Luckily the milder weather this time of year should reduce the likelihood of harm to laid-up vehicles but as the country remains in lockdown, you may need to take some precautions so as to avoid any unforeseen problems down the line. Leaving cars parked for long periods of time can impact on both the reliability and safety of your vehicle.
The last thing you would want is a car not to start when you need it.
There are some common issues to watch out for and some simple tips to follow to keep your car moving:
The biggest concern with tyres is flat-spotting, which is when the weight of the vehicle sitting on one spot flattens out a portion of the rubber on the tyre. While flat-spotting isn’t likely to happen in a week or two, a month of being stationary might be enough to cause problems. Low tyre pressure and very cold weather can both contribute to the development of flat spots. When your vehicle is being used regularly again it’s recommended to check your tyre pressure and inflate your tyres to factory specification. You can find manufacturer recommendations for tyre pressures either on the driver’s door or in your car’s manual.
When left unused, brakes can begin to develop rust on the surface of the rotors. If you leave your parking brake engaged for a long period of time, it can cause the brake pads to bind to the rotors. While this shouldn’t be a concern over a few weeks, if you know your car will be parked for a month or more it’s recommended to leave the parking brake off. Obviously, you should always put safety first and only do so on a level surface.
Over time, your car’s battery can discharge and leave you needing to jump-start your car. You can plug your vehicle into a battery tender if you have one. Or if you know your car will be sitting for a long time, you can always disconnect the battery. Another idea to keep vehicle batteries in good condition is to put a trickle charger on the battery, these cost approx. £20 and can be purchased online.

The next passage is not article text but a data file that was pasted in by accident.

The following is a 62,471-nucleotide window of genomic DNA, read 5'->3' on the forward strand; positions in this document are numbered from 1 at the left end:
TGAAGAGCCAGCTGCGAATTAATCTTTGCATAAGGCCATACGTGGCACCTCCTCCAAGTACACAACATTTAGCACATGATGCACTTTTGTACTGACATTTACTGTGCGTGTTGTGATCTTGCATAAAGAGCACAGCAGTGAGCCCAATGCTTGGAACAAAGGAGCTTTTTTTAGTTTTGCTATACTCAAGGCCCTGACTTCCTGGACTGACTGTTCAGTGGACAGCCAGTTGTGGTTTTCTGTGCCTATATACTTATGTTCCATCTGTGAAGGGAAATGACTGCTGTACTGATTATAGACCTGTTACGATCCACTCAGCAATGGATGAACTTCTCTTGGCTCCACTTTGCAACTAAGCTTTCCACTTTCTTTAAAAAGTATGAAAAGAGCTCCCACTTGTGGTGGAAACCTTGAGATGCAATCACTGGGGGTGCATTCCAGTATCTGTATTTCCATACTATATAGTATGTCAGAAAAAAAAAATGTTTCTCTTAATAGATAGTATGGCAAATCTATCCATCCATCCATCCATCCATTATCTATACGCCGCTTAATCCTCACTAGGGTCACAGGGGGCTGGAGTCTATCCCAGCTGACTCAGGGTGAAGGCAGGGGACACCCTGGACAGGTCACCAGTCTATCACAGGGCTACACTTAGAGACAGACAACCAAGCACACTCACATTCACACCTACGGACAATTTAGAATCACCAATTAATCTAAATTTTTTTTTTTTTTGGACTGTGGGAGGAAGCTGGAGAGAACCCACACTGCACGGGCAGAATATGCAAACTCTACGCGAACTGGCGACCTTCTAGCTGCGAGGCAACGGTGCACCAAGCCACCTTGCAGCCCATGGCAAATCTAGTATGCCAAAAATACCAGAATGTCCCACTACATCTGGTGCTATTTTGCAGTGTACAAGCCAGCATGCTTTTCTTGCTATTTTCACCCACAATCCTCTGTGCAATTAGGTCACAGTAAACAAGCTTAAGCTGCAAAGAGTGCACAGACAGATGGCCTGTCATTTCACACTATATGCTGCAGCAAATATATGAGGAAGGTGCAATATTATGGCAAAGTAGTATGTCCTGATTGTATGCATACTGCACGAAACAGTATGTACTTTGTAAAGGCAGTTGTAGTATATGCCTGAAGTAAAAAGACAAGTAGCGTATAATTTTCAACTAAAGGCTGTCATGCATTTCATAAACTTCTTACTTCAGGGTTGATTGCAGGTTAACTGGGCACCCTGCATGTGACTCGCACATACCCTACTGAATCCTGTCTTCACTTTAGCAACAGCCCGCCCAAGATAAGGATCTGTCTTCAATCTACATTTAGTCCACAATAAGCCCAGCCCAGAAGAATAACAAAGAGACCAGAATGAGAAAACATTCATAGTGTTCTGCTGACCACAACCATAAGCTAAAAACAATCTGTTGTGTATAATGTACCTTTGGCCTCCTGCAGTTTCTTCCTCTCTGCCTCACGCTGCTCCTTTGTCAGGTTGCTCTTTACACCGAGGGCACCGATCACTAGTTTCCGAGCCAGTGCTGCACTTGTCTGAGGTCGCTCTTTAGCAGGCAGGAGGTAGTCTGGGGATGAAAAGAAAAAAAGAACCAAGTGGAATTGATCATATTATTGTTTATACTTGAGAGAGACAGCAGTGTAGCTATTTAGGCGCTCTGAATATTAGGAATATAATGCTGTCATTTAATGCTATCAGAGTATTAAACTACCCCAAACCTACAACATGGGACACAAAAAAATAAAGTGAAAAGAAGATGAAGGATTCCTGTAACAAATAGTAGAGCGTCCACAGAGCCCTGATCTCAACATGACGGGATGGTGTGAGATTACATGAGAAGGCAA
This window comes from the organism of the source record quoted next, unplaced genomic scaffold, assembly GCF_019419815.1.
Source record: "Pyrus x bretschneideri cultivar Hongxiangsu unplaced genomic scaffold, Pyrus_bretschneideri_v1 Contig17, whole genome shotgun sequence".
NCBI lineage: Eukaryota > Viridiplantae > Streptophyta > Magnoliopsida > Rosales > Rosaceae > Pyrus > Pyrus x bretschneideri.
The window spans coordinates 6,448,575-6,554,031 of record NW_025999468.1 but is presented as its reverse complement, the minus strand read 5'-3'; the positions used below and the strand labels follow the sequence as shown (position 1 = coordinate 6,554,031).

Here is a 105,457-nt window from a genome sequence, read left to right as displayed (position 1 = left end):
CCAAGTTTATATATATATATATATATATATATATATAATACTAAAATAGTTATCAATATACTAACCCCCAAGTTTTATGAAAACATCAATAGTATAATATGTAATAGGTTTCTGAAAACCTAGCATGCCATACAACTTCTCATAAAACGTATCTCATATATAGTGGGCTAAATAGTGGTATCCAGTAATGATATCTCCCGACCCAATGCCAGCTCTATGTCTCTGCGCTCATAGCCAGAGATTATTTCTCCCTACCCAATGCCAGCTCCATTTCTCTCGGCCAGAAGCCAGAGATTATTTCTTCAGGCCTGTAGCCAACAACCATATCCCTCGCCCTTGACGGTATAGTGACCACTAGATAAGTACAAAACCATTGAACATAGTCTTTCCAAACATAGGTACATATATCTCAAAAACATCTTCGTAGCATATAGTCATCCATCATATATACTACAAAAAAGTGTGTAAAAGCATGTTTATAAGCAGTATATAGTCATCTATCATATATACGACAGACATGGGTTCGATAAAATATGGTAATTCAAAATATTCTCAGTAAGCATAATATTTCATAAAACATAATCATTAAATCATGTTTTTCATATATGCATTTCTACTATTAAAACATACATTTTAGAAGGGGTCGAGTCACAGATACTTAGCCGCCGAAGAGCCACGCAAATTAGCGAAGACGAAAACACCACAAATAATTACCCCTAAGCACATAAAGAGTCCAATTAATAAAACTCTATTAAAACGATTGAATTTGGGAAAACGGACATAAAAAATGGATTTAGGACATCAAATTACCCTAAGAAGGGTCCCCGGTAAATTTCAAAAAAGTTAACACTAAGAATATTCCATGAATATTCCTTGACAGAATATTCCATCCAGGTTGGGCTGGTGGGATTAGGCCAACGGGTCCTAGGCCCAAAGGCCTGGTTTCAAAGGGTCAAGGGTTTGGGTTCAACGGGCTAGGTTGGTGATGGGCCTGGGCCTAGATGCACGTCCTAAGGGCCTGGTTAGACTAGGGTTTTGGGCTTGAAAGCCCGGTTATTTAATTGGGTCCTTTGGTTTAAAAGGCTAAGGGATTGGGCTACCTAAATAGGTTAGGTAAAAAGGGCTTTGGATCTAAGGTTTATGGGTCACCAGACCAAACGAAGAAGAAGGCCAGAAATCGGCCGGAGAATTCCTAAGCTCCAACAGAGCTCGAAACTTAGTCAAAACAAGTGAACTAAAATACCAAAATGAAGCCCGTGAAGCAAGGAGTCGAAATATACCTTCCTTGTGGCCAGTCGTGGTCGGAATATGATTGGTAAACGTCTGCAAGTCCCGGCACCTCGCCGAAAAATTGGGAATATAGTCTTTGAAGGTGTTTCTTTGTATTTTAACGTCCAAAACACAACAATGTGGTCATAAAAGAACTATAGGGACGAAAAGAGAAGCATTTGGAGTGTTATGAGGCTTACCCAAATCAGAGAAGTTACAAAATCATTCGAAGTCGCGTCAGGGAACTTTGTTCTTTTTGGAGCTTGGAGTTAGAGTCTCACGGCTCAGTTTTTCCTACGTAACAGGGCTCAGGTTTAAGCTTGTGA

Your local car wash is more than likely closed, and if your vehicle is parked outside it’s likely to accumulate dust, bird droppings, and other contaminants such as tree sap. Over time, exposure to the elements can damage your vehicle’s paint. If you can, it’s recommended to park in a garage, protected area or use a weatherproof car cover. If droppings or other localised contaminants do get on your paint, you can use a spot cleaner and a soft cloth if hand washing your vehicle.
Fuel can separate, and water vapor can accumulate in your fuel tank. Gaskets and hoses that aren’t kept lubricated can dry out and become brittle, however this is less likely to occur during the current weather temperatures.
Start your car
There’s a simple solution to mechanical troubles facing your car as it is parked in the drive way and that is to regularly start your car!
It would be advisable to start your vehicle at least once a week if it is not going to be driven for long periods of time. It’s also recommended driving your car a short distance (this could be in your driveway or in the street) once a week. That’s enough time to warm up your tyres, protect from flat spots, return some charge to your battery, wear surface rust off your brake disks, keep the fluids in your car moving and everything properly lubricated.